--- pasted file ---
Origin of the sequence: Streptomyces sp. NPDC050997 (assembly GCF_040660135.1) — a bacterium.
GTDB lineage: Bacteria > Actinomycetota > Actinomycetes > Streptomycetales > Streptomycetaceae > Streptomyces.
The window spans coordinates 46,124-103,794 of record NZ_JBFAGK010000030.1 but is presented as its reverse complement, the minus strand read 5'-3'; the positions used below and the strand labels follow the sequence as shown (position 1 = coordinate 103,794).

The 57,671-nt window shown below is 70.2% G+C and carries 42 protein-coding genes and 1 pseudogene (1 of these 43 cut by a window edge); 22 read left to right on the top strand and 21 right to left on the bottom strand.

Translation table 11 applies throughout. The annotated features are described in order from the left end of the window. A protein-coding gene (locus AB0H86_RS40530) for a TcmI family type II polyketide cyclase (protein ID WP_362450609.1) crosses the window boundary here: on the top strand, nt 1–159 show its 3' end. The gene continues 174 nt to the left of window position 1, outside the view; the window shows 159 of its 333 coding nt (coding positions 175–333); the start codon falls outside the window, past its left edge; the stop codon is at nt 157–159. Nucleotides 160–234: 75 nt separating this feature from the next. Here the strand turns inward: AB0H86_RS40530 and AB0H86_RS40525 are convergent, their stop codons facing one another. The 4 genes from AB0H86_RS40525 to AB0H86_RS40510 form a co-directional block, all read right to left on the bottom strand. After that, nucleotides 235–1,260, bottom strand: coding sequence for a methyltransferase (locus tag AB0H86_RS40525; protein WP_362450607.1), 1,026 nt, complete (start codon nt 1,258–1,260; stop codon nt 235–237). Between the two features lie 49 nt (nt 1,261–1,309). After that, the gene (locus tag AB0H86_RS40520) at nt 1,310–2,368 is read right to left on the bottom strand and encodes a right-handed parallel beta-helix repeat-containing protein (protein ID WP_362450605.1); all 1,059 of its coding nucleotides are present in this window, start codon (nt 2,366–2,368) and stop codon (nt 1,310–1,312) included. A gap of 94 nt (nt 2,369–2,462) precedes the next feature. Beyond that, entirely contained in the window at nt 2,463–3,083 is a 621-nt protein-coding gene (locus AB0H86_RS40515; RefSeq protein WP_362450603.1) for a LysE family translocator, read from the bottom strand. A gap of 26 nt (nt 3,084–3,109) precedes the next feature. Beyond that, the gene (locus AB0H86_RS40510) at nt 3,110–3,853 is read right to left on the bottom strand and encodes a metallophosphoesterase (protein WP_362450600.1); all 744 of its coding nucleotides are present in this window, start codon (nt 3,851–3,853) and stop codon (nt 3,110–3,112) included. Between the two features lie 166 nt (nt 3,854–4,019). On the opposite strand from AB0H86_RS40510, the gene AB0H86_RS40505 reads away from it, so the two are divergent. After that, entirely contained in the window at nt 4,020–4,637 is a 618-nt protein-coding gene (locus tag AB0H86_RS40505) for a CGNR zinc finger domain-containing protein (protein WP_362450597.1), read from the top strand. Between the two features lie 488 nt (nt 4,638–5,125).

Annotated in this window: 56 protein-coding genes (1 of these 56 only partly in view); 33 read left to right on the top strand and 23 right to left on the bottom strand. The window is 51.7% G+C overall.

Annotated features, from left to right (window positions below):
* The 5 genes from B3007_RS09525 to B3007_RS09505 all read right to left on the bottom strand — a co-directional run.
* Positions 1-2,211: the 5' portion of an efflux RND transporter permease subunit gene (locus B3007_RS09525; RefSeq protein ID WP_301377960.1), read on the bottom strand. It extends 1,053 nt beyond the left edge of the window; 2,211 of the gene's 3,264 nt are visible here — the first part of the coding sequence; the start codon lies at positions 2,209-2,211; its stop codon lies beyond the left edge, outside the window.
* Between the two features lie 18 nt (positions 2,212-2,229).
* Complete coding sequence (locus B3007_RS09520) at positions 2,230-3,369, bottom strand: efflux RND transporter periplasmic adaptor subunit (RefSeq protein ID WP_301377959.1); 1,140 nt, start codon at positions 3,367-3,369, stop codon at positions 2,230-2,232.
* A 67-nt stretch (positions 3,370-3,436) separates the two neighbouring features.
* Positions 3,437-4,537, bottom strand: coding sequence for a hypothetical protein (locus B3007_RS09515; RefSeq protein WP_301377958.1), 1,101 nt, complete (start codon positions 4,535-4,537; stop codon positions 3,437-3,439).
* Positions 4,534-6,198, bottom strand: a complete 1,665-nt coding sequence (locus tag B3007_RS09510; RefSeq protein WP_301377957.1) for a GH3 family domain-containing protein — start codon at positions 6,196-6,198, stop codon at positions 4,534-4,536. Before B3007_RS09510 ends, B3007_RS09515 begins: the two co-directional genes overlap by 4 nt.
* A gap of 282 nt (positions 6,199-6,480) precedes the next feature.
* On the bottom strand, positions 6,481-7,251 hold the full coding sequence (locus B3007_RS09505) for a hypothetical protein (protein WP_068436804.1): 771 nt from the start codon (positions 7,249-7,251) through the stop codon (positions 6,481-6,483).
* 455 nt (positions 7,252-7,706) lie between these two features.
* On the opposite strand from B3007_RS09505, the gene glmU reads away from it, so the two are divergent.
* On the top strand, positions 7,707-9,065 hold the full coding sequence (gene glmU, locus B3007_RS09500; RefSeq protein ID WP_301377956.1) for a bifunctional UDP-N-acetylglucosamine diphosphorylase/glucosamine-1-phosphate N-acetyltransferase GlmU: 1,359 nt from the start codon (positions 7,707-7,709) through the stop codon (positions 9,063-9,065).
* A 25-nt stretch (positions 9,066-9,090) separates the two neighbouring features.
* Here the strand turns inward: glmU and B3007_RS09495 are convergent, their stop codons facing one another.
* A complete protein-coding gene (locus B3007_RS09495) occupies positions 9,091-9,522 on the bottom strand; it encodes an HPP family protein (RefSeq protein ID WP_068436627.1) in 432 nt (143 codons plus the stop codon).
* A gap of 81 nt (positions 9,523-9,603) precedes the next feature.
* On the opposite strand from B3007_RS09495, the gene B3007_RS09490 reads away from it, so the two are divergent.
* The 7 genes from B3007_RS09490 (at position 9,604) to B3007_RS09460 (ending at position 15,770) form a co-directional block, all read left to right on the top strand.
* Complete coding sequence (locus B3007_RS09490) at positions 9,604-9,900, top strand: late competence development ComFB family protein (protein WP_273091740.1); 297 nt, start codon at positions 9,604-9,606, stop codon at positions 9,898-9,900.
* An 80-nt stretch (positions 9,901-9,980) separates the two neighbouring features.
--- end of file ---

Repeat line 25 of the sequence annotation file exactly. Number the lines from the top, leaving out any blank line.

* The 7 genes from B3007_RS09490 (at position 9,604) to B3007_RS09460 (ending at position 15,770) form a co-directional block, all read left to right on the top strand.